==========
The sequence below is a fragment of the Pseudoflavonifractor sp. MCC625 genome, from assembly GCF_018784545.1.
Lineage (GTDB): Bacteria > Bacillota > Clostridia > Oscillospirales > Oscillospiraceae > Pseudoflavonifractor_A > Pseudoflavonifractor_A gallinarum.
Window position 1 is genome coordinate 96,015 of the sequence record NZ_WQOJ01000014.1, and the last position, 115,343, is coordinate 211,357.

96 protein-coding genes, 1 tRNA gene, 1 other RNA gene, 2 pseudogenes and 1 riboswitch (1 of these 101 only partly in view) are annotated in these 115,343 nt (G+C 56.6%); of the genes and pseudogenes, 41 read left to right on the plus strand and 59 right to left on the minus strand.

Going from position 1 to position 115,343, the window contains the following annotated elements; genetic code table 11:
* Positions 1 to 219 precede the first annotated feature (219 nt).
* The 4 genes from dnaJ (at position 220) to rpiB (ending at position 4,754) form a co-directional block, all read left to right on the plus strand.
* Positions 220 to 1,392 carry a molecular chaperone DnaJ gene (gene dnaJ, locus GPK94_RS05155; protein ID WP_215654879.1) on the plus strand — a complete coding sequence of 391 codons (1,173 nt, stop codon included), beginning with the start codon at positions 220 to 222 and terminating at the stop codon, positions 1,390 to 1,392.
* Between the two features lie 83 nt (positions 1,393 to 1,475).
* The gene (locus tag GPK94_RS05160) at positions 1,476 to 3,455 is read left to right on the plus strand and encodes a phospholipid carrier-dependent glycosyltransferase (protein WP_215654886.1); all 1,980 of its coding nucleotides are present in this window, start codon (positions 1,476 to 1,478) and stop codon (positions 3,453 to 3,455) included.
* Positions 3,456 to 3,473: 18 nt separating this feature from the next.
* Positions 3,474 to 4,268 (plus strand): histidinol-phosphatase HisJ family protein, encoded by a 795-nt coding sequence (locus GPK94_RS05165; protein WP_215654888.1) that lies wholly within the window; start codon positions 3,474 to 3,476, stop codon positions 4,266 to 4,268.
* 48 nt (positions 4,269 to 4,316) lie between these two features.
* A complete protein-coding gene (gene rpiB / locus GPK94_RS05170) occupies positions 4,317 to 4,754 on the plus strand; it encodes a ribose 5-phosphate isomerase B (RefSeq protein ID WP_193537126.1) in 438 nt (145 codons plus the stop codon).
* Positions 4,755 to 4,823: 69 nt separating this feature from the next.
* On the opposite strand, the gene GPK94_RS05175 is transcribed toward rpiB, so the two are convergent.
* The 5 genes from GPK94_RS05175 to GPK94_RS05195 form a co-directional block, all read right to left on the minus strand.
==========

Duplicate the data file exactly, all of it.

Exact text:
The sequence below is a fragment of the Pseudoflavonifractor sp. MCC625 genome, from assembly GCF_018784545.1.
Lineage (GTDB): Bacteria > Bacillota > Clostridia > Oscillospirales > Oscillospiraceae > Pseudoflavonifractor_A > Pseudoflavonifractor_A gallinarum.
Window position 1 is genome coordinate 96,015 of the sequence record NZ_WQOJ01000014.1, and the last position, 115,343, is coordinate 211,357.

96 protein-coding genes, 1 tRNA gene, 1 other RNA gene, 2 pseudogenes and 1 riboswitch (1 of these 101 only partly in view) are annotated in these 115,343 nt (G+C 56.6%); of the genes and pseudogenes, 41 read left to right on the plus strand and 59 right to left on the minus strand.

Going from position 1 to position 115,343, the window contains the following annotated elements; genetic code table 11:
* Positions 1 to 219 precede the first annotated feature (219 nt).
* The 4 genes from dnaJ (at position 220) to rpiB (ending at position 4,754) form a co-directional block, all read left to right on the plus strand.
* Positions 220 to 1,392 carry a molecular chaperone DnaJ gene (gene dnaJ, locus GPK94_RS05155; protein ID WP_215654879.1) on the plus strand — a complete coding sequence of 391 codons (1,173 nt, stop codon included), beginning with the start codon at positions 220 to 222 and terminating at the stop codon, positions 1,390 to 1,392.
* Between the two features lie 83 nt (positions 1,393 to 1,475).
* The gene (locus tag GPK94_RS05160) at positions 1,476 to 3,455 is read left to right on the plus strand and encodes a phospholipid carrier-dependent glycosyltransferase (protein WP_215654886.1); all 1,980 of its coding nucleotides are present in this window, start codon (positions 1,476 to 1,478) and stop codon (positions 3,453 to 3,455) included.
* Positions 3,456 to 3,473: 18 nt separating this feature from the next.
* Positions 3,474 to 4,268 (plus strand): histidinol-phosphatase HisJ family protein, encoded by a 795-nt coding sequence (locus GPK94_RS05165; protein WP_215654888.1) that lies wholly within the window; start codon positions 3,474 to 3,476, stop codon positions 4,266 to 4,268.
* 48 nt (positions 4,269 to 4,316) lie between these two features.
* A complete protein-coding gene (gene rpiB / locus GPK94_RS05170) occupies positions 4,317 to 4,754 on the plus strand; it encodes a ribose 5-phosphate isomerase B (RefSeq protein ID WP_193537126.1) in 438 nt (145 codons plus the stop codon).
* Positions 4,755 to 4,823: 69 nt separating this feature from the next.
* On the opposite strand, the gene GPK94_RS05175 is transcribed toward rpiB, so the two are convergent.
* The 5 genes from GPK94_RS05175 to GPK94_RS05195 form a co-directional block, all read right to left on the minus strand.